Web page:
Function 29 in gateway device 22 includes known hardware and/or software encryption-detection function 31 to determine if a message is encrypted. Function 31 determines if a message is encrypted by examining the message for a signature characteristic of encryption such as whether the message contains ISAKMP, IPSEC, or ESP headers which are characteristic of encryption. If the message is encrypted (regardless of whether it includes sensitive information), then a nonsecure communication can be used, for example, via the Internet without encryption.
In the case of unencrypted information, function 29 of gateway device 22 looks inside the payload to determine the nature of the information, i.e. whether it is sensitive or nonsensitive. Based on a standard for the locations and types of data in the communication, function 29 knows where to look for the data in the payload and, in most cases, knows whether the data is sensitive or nonsensitive. For this purpose, function 29 maintains a list of sensitive types of data and a text string which represents their signature. If the message is unencrypted and contains sensitive information, then a secure communication should be used, such as by encryption. In such a case, gateway device 22 forwards the message packets to virtual private network 35 where it is encrypted by encryption device 37. Next, encryption device 37 forwards the encrypted message packet to router 36 which determines a next hop based on a known shortest-path routing algorithm such as OSPF, RIP, IGRP, EIGRP, ISIS or BGP. Then, router 36 forwards the message packets to the next hop in the Internet. If the message is unencrypted but does not contain sensitive information, then a nonsecure communication can be used, such as via the Internet without encryption. In such a case, known router function 47 in gateway device 22 determines the next hop based on a known routing algorithm such as OSPF, RIP, IGRP, EIGRP, ISIS or BGP, and then forwards the message packets to the next hop in the Internet. Gateway device 22 also includes a known CPU 41, operating system 42, RAM 43, and ROM 44. As noted above, in some cases, gateway device 22 cannot determine if an unencrypted message contains sensitive data or otherwise requires a secure communication. For example, in some cases, the gateway device 22 may not have a record of the text string or signature of the data in table 35. In other cases, the gateway device may be configured (by configuration file 33) to always solicit a determination from routing management server 50 whether unencrypted data is sensitive.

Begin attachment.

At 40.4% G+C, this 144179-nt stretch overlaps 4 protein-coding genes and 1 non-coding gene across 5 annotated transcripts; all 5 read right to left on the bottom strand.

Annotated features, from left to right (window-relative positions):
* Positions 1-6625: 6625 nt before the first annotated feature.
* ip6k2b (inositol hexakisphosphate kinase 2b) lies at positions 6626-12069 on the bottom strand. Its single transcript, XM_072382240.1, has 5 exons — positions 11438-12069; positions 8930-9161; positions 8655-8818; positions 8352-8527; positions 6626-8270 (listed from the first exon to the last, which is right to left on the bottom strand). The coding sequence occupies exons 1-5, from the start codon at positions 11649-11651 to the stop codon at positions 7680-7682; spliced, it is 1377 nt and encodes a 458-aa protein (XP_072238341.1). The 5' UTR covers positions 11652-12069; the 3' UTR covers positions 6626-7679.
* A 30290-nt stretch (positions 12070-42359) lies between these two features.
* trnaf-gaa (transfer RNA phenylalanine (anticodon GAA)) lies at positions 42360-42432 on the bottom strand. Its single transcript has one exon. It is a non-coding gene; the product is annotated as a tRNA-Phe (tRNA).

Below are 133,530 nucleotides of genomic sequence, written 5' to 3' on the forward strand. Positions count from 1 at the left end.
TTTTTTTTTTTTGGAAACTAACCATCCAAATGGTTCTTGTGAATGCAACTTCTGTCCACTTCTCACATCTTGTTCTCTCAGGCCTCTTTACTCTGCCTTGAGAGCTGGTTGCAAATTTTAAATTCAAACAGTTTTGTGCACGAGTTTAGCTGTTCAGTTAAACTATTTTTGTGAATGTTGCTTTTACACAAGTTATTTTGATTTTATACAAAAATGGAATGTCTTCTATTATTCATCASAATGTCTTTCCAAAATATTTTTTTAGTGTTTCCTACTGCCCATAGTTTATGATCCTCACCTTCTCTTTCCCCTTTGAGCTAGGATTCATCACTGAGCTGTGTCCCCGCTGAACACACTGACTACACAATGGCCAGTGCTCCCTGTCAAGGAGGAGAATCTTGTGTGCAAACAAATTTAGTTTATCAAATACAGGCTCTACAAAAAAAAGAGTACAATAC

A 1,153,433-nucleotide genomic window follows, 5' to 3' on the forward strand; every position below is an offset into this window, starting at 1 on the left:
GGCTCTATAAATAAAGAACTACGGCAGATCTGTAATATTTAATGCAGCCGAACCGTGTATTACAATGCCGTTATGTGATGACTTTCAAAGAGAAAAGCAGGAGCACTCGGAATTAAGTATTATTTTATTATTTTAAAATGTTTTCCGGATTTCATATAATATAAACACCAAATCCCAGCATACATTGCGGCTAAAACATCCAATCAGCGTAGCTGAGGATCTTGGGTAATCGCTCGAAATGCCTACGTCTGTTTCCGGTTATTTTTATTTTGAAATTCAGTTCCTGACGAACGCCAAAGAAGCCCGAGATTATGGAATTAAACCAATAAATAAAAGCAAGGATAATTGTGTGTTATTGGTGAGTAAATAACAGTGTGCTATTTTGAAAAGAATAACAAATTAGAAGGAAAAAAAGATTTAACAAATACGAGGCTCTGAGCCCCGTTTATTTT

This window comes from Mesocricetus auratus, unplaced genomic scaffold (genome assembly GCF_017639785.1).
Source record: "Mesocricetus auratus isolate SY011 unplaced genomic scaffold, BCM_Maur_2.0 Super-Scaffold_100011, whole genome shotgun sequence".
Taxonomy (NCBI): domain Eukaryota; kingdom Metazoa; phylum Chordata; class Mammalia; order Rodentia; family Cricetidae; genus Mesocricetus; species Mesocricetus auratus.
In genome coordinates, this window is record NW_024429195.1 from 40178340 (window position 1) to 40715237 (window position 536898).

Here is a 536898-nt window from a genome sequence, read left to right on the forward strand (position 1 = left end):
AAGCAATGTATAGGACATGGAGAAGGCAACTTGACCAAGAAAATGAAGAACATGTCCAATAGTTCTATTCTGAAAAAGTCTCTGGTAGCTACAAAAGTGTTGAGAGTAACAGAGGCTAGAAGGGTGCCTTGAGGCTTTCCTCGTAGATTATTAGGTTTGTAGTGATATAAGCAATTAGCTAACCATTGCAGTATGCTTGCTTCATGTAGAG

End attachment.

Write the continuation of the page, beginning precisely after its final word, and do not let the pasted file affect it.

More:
In a typical scenario, client computer 20 sends a message to gateway device 22. The message includes a header with a source IP address, a destination IP address (for example, of destination device 79), source port number and destination port number. The message also includes a payload, separate from the header, containing data. A TCP/IP adapter card 27 within client computer 20 packetizes the messages according to the OSI model. Gateway device 22 receives the message packets, and routing function 29 determines where to forward the message packets, as explained above.
In some cases, gateway device 22 is not configured to attempt to determine whether the unencrypted data is sensitive (decision 103, no branch) or does not have an entry in table 35 for the unencrypted data (decision 109, no branch). In either case, gateway device 22 requests a determination from routing management server 50 whether the unencrypted data is sensitive and therefore, requires encryption. To begin this process, gateway device 22 makes a TCP/IP connection to routing management server 50 and supplies authentication credentials (such as user ID and password) (step 140). Next, as described below with reference to
The function of gateway device 22 illustrated in
The function of server 50 illustrated in
Based on the foregoing, a system, method and program product for encryption during routing have been disclosed. However, numerous modifications and substitutions can be made without deviating from the scope of the present invention. For example, Quality of Service (“QoS”) information or other preferential routing treatment can be applied based on encryption state. Therefore, the present invention has been disclosed by way of illustration and not limitation, and reference should be made to the following claims to determine the scope of the present invention.
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|Cooperative Classification||H04L63/0471, H04L63/0428, H04L63/0272, H04L63/105|
|European Classification||H04L63/04B, H04L63/10D, H04L63/02C|
|Oct 26, 2006||AS||Assignment|
Owner name: INTERNATIONAL BUSINESS MACHINES CORPORATION, NEW Y
Free format text: ASSIGNMENT OF ASSIGNORS INTEREST;ASSIGNORS:CURTIS, RICHARD S.;FORRESTER, JASON D.;REEL/FRAME:018451/0174;SIGNING DATES FROM 20060525 TO 20060526
Owner name: INTERNATIONAL BUSINESS MACHINES CORPORATION, NEW Y
Free format text: ASSIGNMENT OF ASSIGNORS INTEREST;ASSIGNORS:CURTIS, RICHARD S.;FORRESTER, JASON D.;SIGNING DATES FROM 20060525 TO 20060526;REEL/FRAME:018451/0174